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President George W. Bush holds up a sword as he poses for a picture with his host, Bahrain's King Hamad bin Isa Al-Khalifa, during an arrival ceremony at Sakhir Palace in the capital Manama.
President George W. Bush is shifting the focus of his Middle East tour from the Arab-Israeli conflict to the Iraq War as he travels to Persian Gulf countries.
Speaking at a U.S. military base in Kuwait on Saturday, the president said that the additional U.S. troops sent to Iraq over the past year have produced results, and "hope is returning" to Iraq.
Bush then traveled to Bahrain, a tiny but strategic gulf nation that hosts the U.S. Navy's 5th Fleet. He is the first U.S. president to visit the country, and the goal is to cultivate close ties.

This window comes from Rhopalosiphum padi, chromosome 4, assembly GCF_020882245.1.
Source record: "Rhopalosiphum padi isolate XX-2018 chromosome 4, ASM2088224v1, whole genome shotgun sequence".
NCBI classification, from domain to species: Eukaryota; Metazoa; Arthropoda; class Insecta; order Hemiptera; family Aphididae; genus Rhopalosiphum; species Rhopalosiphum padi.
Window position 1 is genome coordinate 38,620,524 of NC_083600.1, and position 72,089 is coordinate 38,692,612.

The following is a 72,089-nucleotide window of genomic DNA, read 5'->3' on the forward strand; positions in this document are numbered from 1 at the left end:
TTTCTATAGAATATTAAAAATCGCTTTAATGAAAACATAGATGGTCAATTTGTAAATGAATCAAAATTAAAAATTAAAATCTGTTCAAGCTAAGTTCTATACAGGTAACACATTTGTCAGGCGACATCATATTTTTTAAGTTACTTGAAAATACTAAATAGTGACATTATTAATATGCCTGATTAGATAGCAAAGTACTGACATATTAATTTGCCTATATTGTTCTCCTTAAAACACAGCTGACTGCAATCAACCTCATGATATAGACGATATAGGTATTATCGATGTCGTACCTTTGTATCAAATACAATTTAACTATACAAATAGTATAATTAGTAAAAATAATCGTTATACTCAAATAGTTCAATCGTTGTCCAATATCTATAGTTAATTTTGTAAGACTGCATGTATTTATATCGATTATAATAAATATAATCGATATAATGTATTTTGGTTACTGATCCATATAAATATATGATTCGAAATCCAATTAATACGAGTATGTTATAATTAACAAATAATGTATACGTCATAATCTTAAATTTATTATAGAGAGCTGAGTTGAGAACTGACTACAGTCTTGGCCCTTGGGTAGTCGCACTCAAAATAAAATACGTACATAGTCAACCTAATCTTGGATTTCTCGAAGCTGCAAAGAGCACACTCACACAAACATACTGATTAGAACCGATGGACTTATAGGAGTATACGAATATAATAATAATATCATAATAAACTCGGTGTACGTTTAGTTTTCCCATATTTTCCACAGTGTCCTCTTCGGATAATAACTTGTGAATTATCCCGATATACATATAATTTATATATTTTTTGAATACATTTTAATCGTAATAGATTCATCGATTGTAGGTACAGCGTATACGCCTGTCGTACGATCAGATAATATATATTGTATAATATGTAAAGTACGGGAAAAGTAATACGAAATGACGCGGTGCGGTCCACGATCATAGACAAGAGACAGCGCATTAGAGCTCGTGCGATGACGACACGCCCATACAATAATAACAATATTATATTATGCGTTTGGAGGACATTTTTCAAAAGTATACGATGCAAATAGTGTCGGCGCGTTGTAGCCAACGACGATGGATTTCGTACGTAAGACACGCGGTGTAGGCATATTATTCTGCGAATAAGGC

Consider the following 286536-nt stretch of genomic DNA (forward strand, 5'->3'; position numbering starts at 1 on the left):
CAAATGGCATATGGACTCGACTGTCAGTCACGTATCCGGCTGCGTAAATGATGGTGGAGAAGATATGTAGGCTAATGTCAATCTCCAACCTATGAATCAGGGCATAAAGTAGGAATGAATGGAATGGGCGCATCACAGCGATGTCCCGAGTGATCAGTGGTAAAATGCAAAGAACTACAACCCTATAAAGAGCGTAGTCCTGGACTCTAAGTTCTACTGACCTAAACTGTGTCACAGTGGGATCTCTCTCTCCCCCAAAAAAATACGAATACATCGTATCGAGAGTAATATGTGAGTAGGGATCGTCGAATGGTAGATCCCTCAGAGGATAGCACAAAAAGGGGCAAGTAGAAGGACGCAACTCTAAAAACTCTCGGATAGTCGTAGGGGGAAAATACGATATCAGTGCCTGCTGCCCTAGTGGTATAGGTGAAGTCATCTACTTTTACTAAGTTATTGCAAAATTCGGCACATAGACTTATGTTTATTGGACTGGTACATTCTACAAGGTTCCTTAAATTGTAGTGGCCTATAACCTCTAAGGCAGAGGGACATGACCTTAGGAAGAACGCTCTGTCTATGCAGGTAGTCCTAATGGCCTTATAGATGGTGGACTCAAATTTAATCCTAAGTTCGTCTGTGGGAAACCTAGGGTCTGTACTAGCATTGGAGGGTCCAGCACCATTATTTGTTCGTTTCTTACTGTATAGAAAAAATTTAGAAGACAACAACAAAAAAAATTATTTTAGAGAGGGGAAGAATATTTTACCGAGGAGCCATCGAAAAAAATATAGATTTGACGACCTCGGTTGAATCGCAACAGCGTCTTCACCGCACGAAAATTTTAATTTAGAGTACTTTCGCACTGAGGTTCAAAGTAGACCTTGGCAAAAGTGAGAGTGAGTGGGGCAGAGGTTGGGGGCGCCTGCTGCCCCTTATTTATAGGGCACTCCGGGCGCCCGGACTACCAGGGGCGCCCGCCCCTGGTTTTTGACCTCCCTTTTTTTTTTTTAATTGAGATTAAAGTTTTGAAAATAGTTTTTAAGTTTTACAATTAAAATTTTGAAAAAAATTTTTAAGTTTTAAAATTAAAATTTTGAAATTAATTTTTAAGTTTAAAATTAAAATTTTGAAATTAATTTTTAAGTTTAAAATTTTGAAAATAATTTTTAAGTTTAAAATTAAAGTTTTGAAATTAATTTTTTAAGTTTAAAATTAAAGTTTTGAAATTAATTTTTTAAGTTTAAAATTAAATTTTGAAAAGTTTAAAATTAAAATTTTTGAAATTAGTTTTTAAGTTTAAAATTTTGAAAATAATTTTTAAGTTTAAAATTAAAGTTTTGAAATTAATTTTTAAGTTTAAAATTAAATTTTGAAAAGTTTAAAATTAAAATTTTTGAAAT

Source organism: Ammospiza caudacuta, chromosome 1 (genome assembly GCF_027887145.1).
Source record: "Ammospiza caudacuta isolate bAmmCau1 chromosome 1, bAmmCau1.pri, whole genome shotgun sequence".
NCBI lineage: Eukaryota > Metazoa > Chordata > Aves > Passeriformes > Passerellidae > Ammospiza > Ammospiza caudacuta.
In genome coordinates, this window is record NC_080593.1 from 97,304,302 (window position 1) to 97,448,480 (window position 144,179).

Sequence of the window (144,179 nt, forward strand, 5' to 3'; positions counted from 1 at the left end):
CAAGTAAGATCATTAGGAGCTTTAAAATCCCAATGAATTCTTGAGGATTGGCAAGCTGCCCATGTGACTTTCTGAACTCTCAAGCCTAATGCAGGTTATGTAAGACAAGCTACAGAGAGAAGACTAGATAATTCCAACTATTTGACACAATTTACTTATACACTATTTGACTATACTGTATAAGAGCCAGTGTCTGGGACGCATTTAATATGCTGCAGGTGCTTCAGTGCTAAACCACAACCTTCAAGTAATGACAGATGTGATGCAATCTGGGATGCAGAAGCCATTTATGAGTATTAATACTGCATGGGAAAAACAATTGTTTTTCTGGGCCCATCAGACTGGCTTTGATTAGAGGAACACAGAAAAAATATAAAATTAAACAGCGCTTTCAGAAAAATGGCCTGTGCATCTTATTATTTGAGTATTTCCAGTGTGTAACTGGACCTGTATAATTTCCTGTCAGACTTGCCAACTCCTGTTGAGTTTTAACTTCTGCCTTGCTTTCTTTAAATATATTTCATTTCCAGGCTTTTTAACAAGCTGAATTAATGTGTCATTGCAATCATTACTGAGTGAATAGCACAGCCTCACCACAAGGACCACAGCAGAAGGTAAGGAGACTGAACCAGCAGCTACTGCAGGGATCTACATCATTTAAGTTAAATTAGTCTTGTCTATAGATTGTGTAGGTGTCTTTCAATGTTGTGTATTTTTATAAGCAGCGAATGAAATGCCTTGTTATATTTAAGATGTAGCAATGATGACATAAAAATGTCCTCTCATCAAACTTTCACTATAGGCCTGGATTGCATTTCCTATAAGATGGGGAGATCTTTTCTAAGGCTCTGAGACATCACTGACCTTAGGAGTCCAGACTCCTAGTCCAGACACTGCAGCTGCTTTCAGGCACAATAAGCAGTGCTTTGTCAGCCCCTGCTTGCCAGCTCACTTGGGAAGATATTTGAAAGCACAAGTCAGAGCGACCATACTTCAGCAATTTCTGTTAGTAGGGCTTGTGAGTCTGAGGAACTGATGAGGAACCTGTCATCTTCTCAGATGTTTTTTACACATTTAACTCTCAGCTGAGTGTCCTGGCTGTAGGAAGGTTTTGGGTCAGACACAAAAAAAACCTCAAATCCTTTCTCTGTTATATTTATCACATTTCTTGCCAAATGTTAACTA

Greeted by men in long robes performing a traditional sword dance, Bush told the crowd, "I am really honored to be the first U.S. sitting president to have visited your country. Perhaps I should say, it's about time."
Over the next few days, the president will also visit the United Arab Emirates and Saudi Arabia. He is expected to be greeted by the rulers of these countries as a friend and ally because of the decades-long military protection the United States has offered them from their powerful neighbors, Iran and Iraq.
But the gulf Arab states are worried about rising tensions between the United States and Iran, which they fear could destabilize a region that's benefiting from record high oil prices.
With reporting by NPR's Ivan Watson.